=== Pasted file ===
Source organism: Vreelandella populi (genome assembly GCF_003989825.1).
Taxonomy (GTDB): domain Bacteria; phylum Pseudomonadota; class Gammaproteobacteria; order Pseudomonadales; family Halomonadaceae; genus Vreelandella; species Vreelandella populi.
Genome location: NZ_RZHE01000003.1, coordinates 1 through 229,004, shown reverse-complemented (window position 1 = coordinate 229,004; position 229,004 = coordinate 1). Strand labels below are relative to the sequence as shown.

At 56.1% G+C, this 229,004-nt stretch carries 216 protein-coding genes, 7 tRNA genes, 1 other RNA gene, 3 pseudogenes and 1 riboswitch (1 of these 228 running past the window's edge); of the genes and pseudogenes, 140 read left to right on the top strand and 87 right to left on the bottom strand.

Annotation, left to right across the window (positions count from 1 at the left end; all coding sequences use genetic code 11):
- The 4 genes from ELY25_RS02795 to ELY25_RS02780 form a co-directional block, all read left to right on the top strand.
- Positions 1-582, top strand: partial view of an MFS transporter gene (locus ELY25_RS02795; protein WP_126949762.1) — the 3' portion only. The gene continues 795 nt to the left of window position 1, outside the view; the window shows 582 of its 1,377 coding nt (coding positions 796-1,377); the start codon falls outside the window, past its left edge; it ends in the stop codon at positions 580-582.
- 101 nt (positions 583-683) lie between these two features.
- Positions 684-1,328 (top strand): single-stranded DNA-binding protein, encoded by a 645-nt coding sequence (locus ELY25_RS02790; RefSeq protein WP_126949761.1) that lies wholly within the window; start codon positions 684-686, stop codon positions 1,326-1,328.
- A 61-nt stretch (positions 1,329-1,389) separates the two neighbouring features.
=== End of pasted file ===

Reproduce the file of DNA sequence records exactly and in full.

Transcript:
Source organism: Vreelandella populi (genome assembly GCF_003989825.1).
Taxonomy (GTDB): domain Bacteria; phylum Pseudomonadota; class Gammaproteobacteria; order Pseudomonadales; family Halomonadaceae; genus Vreelandella; species Vreelandella populi.
Genome location: NZ_RZHE01000003.1, coordinates 1 through 229,004, shown reverse-complemented (window position 1 = coordinate 229,004; position 229,004 = coordinate 1). Strand labels below are relative to the sequence as shown.

At 56.1% G+C, this 229,004-nt stretch carries 216 protein-coding genes, 7 tRNA genes, 1 other RNA gene, 3 pseudogenes and 1 riboswitch (1 of these 228 running past the window's edge); of the genes and pseudogenes, 140 read left to right on the top strand and 87 right to left on the bottom strand.

Annotation, left to right across the window (positions count from 1 at the left end; all coding sequences use genetic code 11):
- The 4 genes from ELY25_RS02795 to ELY25_RS02780 form a co-directional block, all read left to right on the top strand.
- Positions 1-582, top strand: partial view of an MFS transporter gene (locus ELY25_RS02795; protein WP_126949762.1) — the 3' portion only. The gene continues 795 nt to the left of window position 1, outside the view; the window shows 582 of its 1,377 coding nt (coding positions 796-1,377); the start codon falls outside the window, past its left edge; it ends in the stop codon at positions 580-582.
- 101 nt (positions 583-683) lie between these two features.
- Positions 684-1,328 (top strand): single-stranded DNA-binding protein, encoded by a 645-nt coding sequence (locus ELY25_RS02790; RefSeq protein WP_126949761.1) that lies wholly within the window; start codon positions 684-686, stop codon positions 1,326-1,328.
- A 61-nt stretch (positions 1,329-1,389) separates the two neighbouring features.